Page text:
Where does this feeling of need come from? Why should you need someone? Why is this notion romantic to us?
Amidst all of this, a friend reminded me that it’s important to consider that you never really know someone else’s relationship, not truly. I can sit here and speculate all I want, but fundamentally I’m not a part of the relationships I’m seemingly condemning, nor am I a member of a relationship of my own. It’s also crucial to consider that this can be an extremely simplistic view of human relationships – I’m aware that romantic connections are not so black and white. There are people and relationships that are temporary and flawed but that does not automatically render them bad. And true love isn’t going to be perfect happiness all of the time, because wherever anything interlocks with life there is unpredictability and room for problems. I just don’t think the way we see and expect human connection to work at the moment is right.
Despite my self-righteous tone I genuinely don’t know what I’m doing or even what I think about a lot of this – that’s why so much of this piece is made up of questions; I have a deficiency of answers. Please do not misunderstand my words – I am not encouraging everyone to live singular, independent lives, judging others harshly and completely, turning your nose up at feelings and sharing. Love is absolutely one of the best things in the world, and you’d be forgiven in assuming that maybe I am someone that doesn’t believe in it based upon this piece. But I do, and that’s honestly what motivates me to write this. Everybody deserves to fall in love, to find their perfect equal, and I don’t really believe that a lot of people in couples now have achieved that. They are in confusing, complicated, transactional unions, a series of smoke and mirrors of keeping someone interested and satisfied, sometimes knowing deep down that they are thoroughly not for you, all the while being held hostage by the fear of the solitary alternative. Everyone deserves better than that. What a waste! What a waste of your capacity to love! Your body and mind and soul’s capacity to f e e l! Think of couples you know – are they together because they are in love, or are they together because they’re familiar with each other? Is their relationship and its subsequent behaviours simply a series of habits, born of comfort and compulsion? Can you even tell the difference? I am trying to illustrate how obscenely strongly the concept of relationships are essentialised to us. You should not fear being single enough that you are willing to compromise the very essence of who you are and what you want to accommodate the presence of someone else. If people call you selfish from inside their relationship, and lecture you about how compromise and sacrifice are essential components of a happy, working relationship, consider that those could be words of someone so afraid to be alone they were willing to become someone else to prevent it from happening.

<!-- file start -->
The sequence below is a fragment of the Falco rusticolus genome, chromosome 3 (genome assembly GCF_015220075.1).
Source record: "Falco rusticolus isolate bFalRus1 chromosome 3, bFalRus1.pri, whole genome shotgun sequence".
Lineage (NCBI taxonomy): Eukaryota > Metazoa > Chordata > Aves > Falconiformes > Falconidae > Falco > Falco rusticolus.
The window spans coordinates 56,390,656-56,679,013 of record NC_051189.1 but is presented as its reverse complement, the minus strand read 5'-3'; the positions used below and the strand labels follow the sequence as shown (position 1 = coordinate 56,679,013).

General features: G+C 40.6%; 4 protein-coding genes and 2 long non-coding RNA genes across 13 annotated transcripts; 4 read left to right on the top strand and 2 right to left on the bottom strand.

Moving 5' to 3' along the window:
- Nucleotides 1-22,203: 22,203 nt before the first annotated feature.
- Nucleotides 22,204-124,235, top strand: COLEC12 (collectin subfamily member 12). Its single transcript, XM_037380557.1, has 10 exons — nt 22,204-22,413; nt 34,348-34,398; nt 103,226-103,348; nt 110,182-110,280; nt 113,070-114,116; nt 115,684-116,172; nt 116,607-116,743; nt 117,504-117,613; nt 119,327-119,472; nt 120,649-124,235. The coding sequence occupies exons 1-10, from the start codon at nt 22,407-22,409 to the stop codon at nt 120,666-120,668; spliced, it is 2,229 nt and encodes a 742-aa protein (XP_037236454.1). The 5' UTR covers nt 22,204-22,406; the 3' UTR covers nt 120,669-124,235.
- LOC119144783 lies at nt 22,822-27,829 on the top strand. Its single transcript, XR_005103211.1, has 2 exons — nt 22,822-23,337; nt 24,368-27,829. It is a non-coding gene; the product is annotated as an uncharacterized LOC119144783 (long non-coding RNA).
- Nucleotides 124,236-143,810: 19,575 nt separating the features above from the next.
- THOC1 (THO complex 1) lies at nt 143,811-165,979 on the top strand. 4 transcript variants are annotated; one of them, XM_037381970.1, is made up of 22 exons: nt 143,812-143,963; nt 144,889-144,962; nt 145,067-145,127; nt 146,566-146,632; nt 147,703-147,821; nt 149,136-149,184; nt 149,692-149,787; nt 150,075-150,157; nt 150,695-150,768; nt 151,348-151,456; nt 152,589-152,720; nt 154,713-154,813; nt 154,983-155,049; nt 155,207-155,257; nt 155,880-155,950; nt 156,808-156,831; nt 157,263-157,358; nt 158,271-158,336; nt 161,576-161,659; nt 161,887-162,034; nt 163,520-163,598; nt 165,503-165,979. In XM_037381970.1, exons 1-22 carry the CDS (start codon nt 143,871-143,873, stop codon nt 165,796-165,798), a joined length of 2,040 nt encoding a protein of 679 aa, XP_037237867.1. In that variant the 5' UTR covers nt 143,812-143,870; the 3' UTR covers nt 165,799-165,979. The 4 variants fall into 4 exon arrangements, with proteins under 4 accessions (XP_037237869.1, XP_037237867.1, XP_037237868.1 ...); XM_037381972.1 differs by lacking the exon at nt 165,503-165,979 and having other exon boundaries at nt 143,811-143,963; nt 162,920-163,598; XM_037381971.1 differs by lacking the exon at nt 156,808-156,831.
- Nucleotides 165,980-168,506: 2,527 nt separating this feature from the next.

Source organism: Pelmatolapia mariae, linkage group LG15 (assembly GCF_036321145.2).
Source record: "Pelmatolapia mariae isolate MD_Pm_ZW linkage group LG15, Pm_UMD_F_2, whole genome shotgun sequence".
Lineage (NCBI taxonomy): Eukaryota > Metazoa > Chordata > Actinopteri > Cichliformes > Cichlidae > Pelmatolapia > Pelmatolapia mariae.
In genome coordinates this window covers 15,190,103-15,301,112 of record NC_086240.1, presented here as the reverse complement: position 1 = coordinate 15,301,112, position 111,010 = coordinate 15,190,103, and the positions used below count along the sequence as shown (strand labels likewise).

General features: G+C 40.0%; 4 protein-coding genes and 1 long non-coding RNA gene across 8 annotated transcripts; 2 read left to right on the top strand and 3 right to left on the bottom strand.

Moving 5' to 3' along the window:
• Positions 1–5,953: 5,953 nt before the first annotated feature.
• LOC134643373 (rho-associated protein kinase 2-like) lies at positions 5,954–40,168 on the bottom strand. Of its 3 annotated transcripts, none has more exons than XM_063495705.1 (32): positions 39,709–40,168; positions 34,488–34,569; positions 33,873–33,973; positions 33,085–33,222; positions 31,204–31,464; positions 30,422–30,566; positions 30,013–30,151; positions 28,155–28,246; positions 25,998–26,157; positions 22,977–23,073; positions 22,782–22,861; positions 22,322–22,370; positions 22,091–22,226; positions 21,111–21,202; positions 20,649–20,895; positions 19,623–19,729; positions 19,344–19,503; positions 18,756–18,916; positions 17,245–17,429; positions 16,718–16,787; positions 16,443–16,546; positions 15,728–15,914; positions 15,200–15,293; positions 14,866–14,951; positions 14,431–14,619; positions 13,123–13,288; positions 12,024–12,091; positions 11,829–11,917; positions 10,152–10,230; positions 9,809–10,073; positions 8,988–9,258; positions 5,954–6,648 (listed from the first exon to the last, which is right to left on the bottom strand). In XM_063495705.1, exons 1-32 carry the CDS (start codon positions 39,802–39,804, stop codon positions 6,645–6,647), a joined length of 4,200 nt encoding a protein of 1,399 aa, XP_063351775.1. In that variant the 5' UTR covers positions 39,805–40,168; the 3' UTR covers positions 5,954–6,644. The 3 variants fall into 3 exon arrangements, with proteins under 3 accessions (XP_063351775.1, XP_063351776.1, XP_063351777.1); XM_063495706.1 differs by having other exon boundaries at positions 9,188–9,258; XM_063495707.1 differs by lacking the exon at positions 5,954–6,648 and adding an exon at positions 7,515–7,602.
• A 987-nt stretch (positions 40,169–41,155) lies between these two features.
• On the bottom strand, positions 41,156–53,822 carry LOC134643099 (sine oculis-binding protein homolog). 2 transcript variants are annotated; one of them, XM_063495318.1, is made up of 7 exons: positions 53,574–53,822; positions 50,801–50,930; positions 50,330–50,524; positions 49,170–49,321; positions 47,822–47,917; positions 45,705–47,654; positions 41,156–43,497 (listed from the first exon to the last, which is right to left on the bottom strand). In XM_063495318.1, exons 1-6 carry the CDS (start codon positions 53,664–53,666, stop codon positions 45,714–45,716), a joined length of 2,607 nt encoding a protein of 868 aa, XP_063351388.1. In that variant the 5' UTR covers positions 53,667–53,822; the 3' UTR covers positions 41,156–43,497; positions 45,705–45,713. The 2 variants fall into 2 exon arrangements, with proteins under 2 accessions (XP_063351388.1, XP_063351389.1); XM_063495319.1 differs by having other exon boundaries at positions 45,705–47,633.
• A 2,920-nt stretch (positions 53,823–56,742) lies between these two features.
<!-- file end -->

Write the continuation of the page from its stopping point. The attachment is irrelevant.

This piece is not intended as a vitriolic attack on other people and their relationships and feelings. This piece is a love letter to the individual that we all are, before relationships, within them and without them. Your value is not quantified by your capacity to attract and obtain someone else, and at times the opposite message can feel overwhelming within our culture. Single people – do not rush into the arms of someone because you feel deficient. There is nothing to fear about a ‘reckless’ loving lifestyle, one that prioritises yourself and is incredibly picky if you see the strength, power, comfort and potential of being independent and single. You can afford to be selective when you know being single is not a weakness.
I just think it’s strange how easily we are willing to compromise.
*If you are interested in this topic and want to see it articulated beautifully and funnily, watch Daniel Sloss’ comedy special ‘Jigsaw’ on Netflix! X